Returning to Bodyscan after 13 weeks, Lee, 46, has lost an incredible 8.5kg of body fat with NO loss in lean mass - in fact he’s GAINED over a kilo of muscle!
Download the main pages of Lee's Bodyscan report here.
He did it all by himself, following Mike Matthews’s Bigger, Leaner, Stronger programme, which has him lifting five days a week, hitting each major muscle group for about an hour each day plus some high-intensity interval training (HIIT) on the two rest days. His diet was 45% protein, 45% carbs and 10% fat, a customised meal plan provided by Matthews’s Muscle for Life website.
Lee’s Bodyscan DEXA report reveals he has lost fat pretty evenly. Before, his body fat percentage was higher than that of three-quarters of men his age. Now, he's turned the tables and moved from the bottom quarter to the top quarter!
The highlights of Lee’s journey so far are:
If you want to see what your own body fat percentage would be if you lost 8.5kg or how much fat you have to lose to meet a specific fat percentage target, take a look at our body composition and calorie requirement calculators.
To understand DEXA we need to understand a little about how X-rays work.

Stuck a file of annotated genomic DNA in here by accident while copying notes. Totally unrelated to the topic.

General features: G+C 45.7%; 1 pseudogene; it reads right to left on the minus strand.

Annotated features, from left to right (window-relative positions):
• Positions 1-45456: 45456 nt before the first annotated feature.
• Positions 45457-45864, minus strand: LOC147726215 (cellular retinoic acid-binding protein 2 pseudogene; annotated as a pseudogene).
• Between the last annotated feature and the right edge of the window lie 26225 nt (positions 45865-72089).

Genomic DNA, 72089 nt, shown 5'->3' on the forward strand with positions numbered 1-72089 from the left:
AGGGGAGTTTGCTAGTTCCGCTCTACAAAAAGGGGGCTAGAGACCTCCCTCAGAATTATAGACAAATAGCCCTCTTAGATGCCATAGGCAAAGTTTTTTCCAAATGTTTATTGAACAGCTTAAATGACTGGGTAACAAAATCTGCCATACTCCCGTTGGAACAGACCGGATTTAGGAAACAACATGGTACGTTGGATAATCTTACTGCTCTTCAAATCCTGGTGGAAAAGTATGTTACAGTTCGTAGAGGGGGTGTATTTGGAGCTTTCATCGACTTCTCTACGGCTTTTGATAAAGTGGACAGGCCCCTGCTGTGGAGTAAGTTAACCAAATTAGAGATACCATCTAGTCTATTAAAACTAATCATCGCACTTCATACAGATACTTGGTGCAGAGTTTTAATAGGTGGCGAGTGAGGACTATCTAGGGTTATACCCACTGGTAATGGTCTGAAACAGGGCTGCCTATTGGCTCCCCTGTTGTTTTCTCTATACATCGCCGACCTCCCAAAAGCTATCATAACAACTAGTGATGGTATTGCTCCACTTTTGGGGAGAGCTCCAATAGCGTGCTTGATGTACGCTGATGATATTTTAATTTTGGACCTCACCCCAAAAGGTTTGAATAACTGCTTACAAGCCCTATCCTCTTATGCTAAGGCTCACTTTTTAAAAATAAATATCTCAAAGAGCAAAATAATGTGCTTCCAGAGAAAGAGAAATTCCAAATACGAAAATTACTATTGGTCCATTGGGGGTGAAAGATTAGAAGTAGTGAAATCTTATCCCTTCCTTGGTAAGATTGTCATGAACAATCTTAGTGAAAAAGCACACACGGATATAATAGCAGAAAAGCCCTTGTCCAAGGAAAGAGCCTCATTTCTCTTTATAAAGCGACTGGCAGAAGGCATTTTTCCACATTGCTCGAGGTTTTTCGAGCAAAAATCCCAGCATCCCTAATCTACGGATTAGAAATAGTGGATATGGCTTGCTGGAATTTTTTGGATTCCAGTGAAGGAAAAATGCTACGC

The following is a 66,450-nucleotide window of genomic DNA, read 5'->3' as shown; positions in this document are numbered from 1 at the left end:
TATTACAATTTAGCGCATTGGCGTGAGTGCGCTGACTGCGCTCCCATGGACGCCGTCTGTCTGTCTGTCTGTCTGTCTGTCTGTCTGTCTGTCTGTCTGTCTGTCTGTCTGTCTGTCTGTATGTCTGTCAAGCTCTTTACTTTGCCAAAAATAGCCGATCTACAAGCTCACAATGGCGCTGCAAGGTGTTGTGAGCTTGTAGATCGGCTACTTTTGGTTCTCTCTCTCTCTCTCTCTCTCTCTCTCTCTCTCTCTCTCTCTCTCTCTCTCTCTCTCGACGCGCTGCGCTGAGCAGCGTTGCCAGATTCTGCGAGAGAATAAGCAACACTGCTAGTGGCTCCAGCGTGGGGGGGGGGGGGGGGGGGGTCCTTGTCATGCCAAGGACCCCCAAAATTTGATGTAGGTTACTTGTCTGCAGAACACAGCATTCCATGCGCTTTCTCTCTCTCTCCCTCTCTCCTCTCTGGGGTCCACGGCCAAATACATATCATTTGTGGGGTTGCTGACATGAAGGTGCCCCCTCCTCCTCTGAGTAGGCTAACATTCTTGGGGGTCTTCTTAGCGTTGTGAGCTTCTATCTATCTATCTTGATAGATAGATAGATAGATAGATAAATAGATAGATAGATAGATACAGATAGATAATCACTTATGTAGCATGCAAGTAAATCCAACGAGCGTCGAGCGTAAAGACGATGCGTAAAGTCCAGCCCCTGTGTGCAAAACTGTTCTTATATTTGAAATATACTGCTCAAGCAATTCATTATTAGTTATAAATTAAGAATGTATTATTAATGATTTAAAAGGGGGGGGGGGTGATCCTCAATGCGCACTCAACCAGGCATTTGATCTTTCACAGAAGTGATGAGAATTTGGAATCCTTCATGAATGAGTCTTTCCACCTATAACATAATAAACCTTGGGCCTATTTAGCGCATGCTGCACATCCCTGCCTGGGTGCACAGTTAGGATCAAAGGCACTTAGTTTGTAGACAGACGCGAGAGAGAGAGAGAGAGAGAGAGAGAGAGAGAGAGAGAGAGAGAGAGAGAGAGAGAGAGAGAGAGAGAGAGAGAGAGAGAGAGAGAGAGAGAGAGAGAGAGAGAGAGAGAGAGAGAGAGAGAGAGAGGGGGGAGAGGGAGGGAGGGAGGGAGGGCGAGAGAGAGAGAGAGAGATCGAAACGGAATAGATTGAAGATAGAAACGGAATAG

Traditional X-ray machines work by passing X-rays of a single energy through the patient’s body. The X-ray photons either pass through unaffected or they are ‘attenuated’ (absorbed or scattered) by the body.
The degree of attenuation (ie, how many photons pass through and how many are absorbed by the patient) depends on the thickness of the subject and, for a given thickness, on the density. Thicker and denser materials (like bones) attenuate X-rays more than thinner or less dense ones (like soft tissue).
For the simple identification of broken bones (when all that is needed is an image of the bone), single energy X-rays are all that is required.
To provide data about bone density, however, a problem arises because some of the X-ray attenuation is caused by the soft tissue surrounding the bone. An algorithm behind a single energy X-ray cannot be used to calculate the thickness of two unknown quantities (bone and soft tissue).
Fortunately, X-ray attenuation is also affected by the energy of the photon beam – the higher the energy, the lower the attenuation. By measuring attenuation based on both energy and subject thickness, the software algorithms behind dual-energy X-rays can use two simultaneous equations to calculate the thickness/density of both bone and soft tissue.
Further, since soft tissue is made up of fat and non-fat and if the density of fat is known (approximately 0.9 grams per cubic centimetre) then the mass of fat and fat-free (lean) tissue can be calculated, along with bone mass.
This essentially is the calculation behind DEXA (dual-energy X-ray absorptiometry) body composition measurement.
Accordingly, DEXA is referred to as a 3-compartment model, simply meaning that it measures the density of three components – bone, fat and fat-free soft tissue – to calculate their mass.